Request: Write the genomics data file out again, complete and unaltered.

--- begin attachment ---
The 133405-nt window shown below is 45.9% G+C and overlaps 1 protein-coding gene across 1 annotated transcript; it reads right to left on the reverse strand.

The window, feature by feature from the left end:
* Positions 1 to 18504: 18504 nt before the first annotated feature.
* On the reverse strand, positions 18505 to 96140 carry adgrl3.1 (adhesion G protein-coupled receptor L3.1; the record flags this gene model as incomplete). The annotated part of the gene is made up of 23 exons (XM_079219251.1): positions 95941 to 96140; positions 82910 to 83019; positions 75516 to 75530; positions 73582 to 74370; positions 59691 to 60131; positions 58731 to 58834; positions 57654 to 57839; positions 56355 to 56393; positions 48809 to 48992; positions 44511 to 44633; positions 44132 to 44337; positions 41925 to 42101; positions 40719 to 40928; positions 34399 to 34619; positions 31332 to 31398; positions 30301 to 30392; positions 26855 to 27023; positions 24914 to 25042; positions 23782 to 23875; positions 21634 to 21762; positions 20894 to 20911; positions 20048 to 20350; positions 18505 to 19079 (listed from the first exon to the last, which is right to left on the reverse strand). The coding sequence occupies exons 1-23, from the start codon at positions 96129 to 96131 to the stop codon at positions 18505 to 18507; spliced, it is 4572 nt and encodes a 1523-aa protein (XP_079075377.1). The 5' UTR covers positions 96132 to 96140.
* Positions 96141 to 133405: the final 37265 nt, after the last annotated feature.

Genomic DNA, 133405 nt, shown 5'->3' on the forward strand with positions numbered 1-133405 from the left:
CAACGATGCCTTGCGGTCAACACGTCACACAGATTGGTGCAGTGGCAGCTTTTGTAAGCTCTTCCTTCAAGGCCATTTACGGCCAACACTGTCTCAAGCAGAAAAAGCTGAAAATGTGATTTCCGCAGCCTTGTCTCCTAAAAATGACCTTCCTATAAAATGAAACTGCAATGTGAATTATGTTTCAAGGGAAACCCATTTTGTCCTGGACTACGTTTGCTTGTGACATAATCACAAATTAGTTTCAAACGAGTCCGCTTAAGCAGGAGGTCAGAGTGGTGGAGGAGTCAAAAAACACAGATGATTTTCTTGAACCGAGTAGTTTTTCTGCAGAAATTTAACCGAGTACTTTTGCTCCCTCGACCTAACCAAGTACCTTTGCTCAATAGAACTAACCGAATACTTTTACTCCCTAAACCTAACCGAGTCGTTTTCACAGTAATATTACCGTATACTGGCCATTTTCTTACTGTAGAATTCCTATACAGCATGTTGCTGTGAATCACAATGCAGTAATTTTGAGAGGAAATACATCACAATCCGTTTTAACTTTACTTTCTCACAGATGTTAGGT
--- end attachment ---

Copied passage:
The 133405-nt window shown below is 45.9% G+C and overlaps 1 protein-coding gene across 1 annotated transcript; it reads right to left on the reverse strand.

The window, feature by feature from the left end:
* Positions 1 to 18504: 18504 nt before the first annotated feature.
* On the reverse strand, positions 18505 to 96140 carry adgrl3.1 (adhesion G protein-coupled receptor L3.1; the record flags this gene model as incomplete). The annotated part of the gene is made up of 23 exons (XM_079219251.1): positions 95941 to 96140; positions 82910 to 83019; positions 75516 to 75530; positions 73582 to 74370; positions 59691 to 60131; positions 58731 to 58834; positions 57654 to 57839; positions 56355 to 56393; positions 48809 to 48992; positions 44511 to 44633; positions 44132 to 44337; positions 41925 to 42101; positions 40719 to 40928; positions 34399 to 34619; positions 31332 to 31398; positions 30301 to 30392; positions 26855 to 27023; positions 24914 to 25042; positions 23782 to 23875; positions 21634 to 21762; positions 20894 to 20911; positions 20048 to 20350; positions 18505 to 19079 (listed from the first exon to the last, which is right to left on the reverse strand). The coding sequence occupies exons 1-23, from the start codon at positions 96129 to 96131 to the stop codon at positions 18505 to 18507; spliced, it is 4572 nt and encodes a 1523-aa protein (XP_079075377.1). The 5' UTR covers positions 96132 to 96140.
* Positions 96141 to 133405: the final 37265 nt, after the last annotated feature.

Genomic DNA, 133405 nt, shown 5'->3' on the forward strand with positions numbered 1-133405 from the left:
CAACGATGCCTTGCGGTCAACACGTCACACAGATTGGTGCAGTGGCAGCTTTTGTAAGCTCTTCCTTCAAGGCCATTTACGGCCAACACTGTCTCAAGCAGAAAAAGCTGAAAATGTGATTTCCGCAGCCTTGTCTCCTAAAAATGACCTTCCTATAAAATGAAACTGCAATGTGAATTATGTTTCAAGGGAAACCCATTTTGTCCTGGACTACGTTTGCTTGTGACATAATCACAAATTAGTTTCAAACGAGTCCGCTTAAGCAGGAGGTCAGAGTGGTGGAGGAGTCAAAAAACACAGATGATTTTCTTGAACCGAGTAGTTTTTCTGCAGAAATTTAACCGAGTACTTTTGCTCCCTCGACCTAACCAAGTACCTTTGCTCAATAGAACTAACCGAATACTTTTACTCCCTAAACCTAACCGAGTCGTTTTCACAGTAATATTACCGTATACTGGCCATTTTCTTACTGTAGAATTCCTATACAGCATGTTGCTGTGAATCACAATGCAGTAATTTTGAGAGGAAATACATCACAATCCGTTTTAACTTTACTTTCTCACAGATGTTAGGT